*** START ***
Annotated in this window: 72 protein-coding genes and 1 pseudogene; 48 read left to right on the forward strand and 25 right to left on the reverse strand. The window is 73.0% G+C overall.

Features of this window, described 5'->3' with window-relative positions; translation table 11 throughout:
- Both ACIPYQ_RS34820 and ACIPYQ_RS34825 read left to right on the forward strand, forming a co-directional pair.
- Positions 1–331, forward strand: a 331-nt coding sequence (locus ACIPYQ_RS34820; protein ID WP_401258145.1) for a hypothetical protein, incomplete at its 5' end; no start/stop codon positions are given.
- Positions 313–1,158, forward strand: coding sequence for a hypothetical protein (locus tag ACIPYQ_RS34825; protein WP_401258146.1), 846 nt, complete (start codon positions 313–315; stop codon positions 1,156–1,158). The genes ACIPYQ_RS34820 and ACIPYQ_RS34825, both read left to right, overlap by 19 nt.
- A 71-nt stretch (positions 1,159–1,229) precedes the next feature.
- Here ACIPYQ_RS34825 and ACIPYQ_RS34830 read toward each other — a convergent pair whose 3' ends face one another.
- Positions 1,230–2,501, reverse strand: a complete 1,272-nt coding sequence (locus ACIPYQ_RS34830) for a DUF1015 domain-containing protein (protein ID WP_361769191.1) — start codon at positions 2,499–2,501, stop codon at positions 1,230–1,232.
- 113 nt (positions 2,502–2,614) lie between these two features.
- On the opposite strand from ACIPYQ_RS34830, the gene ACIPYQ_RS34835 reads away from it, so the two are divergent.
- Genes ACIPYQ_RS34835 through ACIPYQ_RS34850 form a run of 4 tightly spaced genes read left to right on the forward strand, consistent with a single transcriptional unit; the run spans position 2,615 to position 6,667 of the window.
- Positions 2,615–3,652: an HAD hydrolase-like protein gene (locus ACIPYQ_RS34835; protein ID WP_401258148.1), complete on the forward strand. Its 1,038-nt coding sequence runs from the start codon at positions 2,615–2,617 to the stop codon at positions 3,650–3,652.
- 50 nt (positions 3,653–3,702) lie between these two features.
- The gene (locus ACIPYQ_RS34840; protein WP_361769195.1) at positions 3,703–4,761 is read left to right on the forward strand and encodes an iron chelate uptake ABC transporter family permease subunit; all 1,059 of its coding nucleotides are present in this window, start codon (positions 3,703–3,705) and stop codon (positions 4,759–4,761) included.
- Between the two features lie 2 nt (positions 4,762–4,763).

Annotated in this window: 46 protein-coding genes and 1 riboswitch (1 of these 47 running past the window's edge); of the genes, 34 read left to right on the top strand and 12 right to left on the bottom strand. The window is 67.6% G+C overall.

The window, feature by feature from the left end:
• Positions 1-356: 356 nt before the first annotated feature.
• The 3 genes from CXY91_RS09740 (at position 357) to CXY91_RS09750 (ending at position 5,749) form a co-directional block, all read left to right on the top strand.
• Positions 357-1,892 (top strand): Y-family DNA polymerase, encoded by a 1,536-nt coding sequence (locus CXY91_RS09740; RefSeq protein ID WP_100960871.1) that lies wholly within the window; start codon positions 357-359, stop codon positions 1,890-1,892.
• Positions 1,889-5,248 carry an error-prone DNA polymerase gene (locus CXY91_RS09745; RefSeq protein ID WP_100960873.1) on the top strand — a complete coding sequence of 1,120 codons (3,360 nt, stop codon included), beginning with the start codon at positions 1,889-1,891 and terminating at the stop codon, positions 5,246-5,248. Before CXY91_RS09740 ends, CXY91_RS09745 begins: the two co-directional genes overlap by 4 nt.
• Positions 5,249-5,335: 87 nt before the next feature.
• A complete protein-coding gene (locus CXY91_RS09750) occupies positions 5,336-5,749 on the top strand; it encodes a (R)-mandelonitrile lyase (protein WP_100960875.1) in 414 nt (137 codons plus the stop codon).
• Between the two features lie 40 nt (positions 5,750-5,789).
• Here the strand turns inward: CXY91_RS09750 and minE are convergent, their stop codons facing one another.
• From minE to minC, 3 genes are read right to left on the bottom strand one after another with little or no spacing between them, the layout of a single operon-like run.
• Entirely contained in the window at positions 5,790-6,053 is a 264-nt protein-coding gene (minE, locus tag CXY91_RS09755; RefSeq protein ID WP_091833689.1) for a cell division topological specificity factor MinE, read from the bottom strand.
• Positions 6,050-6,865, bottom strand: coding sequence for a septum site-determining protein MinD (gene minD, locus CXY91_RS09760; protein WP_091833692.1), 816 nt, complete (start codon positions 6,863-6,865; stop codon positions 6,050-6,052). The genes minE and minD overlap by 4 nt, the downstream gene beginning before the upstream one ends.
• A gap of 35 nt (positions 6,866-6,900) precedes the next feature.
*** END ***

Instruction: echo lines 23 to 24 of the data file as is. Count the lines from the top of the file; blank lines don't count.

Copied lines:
• A complete protein-coding gene (locus CXY91_RS09750) occupies positions 5,336-5,749 on the top strand; it encodes a (R)-mandelonitrile lyase (protein WP_100960875.1) in 414 nt (137 codons plus the stop codon).
• Between the two features lie 40 nt (positions 5,750-5,789).